Friday, March 20, 2009

The Princess of Cleves

French president, Nicolas Sarkozy, has ignited controversy due to his views on classic proto-novel, The Princess of Cleves.

Sarkozy says that he suffered by being made to read it at school. He also says that:

A sadist or an idiot - you decide - included questions about La Princesse de Clèves in an exam for people applying for public sector jobs." He puffed that it would be "a spectacle" to see low-level staff talk about the difficult work published in 1678.”

Criticism of literature is now common both from the right and left. The nominal UK Left use words like ‘elitist’ to describe literature. They have more important things on their minds such as conjuring up slogans like ‘Education! Education! Education!’ (Tony Blair) – have they given much thought to education since then? Doesn’t seem so. The Right see literature as an irrelevance. If it doesn’t sell well, doesn’t create wealth and shore up the economy, what possible use can it be? Apparently Boris Johnson thinks about poetry while he’s driving on motorways (must avoid him if I ever spot him behind a wheel) or hanging over the edge of a cliff in sub-zero temperatures, but not at most other times. I wonder what the last contemporary poetry collection he bought was.

Anyway, back to France and Sarkozy. The French public have reacted by buying the book. Apparently, this week the Paris Book Fair sold out of badges saying "I'm reading La Princesse de Clèves."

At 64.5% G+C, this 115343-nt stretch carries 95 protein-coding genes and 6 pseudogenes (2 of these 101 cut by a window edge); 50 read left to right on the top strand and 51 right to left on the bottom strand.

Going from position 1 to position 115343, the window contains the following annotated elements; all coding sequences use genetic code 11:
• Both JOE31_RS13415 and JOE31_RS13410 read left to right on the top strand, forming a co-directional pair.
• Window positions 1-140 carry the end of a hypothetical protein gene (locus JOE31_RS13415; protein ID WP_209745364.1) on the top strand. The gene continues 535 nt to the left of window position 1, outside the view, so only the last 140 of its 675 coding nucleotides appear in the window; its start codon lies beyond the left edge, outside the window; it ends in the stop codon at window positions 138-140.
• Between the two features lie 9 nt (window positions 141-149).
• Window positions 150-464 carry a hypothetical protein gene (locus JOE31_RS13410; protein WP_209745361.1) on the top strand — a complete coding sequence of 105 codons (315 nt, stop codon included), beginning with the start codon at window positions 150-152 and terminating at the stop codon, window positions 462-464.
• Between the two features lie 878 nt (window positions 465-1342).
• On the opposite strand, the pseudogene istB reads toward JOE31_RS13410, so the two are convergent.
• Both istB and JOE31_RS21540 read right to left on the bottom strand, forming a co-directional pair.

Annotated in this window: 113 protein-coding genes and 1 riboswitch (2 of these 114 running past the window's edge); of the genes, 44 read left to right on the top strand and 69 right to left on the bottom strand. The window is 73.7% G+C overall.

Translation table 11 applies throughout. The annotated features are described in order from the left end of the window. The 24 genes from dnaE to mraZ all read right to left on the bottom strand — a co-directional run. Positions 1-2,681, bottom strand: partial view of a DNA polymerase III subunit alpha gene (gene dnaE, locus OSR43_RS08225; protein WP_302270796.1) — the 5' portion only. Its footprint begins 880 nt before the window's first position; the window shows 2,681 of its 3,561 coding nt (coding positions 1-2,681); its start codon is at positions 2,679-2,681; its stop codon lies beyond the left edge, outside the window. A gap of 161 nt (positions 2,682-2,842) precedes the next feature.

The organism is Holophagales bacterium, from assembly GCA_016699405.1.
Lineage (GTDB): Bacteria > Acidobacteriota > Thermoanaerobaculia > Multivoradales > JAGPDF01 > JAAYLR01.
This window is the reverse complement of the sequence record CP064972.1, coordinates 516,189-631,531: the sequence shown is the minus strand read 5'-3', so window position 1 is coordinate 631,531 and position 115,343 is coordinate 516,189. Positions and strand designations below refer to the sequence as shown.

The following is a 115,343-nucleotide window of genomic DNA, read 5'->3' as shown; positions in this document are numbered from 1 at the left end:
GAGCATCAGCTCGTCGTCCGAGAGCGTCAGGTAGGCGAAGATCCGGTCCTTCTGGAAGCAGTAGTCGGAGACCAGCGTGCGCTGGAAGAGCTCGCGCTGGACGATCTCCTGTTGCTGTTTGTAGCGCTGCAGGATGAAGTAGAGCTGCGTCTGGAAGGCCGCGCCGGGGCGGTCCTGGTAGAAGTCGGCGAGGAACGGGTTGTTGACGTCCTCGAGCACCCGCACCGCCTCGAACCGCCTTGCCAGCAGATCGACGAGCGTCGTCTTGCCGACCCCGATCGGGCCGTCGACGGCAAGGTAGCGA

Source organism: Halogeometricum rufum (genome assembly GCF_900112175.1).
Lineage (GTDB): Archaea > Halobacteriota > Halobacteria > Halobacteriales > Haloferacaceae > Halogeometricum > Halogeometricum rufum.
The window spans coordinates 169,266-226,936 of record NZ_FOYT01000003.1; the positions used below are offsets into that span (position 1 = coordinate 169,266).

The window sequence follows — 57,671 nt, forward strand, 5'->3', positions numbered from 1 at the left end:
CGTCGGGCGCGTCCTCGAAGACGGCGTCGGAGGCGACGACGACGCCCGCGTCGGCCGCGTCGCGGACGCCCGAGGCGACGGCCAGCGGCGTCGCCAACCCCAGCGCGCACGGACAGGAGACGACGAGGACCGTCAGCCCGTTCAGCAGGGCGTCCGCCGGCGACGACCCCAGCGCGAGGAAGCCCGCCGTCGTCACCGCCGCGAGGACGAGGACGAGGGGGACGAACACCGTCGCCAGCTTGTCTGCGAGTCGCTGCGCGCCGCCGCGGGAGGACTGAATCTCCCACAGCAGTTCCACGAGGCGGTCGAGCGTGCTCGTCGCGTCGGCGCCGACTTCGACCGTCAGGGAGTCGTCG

What we need is for Gordon Brown to declare that poetry gives him a headache. We need Virgin Media to set an exam for staff requiring them to read the complete oeuvre of Geoffrey Hill and talk about it under controlled conditions before being eligible for employment. That should create a fair amount of outrage. We need all political parties to quiz prospective candidates on their knowledge of the Barque Press list and only choose those who score 0/100. We need bank staff, particularly those eligible for multi-million pound pensions, to sound off about how being forced to read The Love Song of J. Alfred Prufrock in school has ruined their lives.

Everyone will be reading poetry in protest. It will be the ultimate resistance.


deemikay said...

But they still wouldn't be reading it because they liked it, would they now?

"Gordon Brown declares drinking cod liver oil a dreadful thing - the masses rise up against him and hold mass cod liver oil drinking sessions to show him what for. In other news... massive cases of vomiting have been reported."

But still... silly Sarkozy.

It's not just literature that's seen as elitist. It's learning and intelligence in general. Only in Britain (and possibly the US) is "too clever" an insult. *sigh*

deemikay said...

PS I hope you enjoy what you see at St Andrews. I'll be interested in any report.

Tony Williams said...

Rob, I hope you won't mind if I say your reading of Boris Johnson seems a little ungenerous.

I should think that most people who like poetry only think about it some of the time. The article seems to me to express a genuine and personal engagement with poetry - it's true that he turns this to a political purpose, but the base experience appears to be genuine, doesn't it? And I should think you're right that he doesn't read much, or any, contemporary poetry, but that doesn't make his interest in what he does (or has) read any less authentic.

Wouldn't an onlooker be bemused to see practitioners saying, 'X likes my art, but not in the right way', or 'X likes my art, but X is not the sort of person I like to see liking my art'?

Rob said...

Tony, you've got a point. I've no doubt overstated the case because I dislike more or less everything about Johnson.

BarbaraS said...

Well, one thing's for sure, everyone's talking about Boris J and poetry in the one breath - and that is unusual!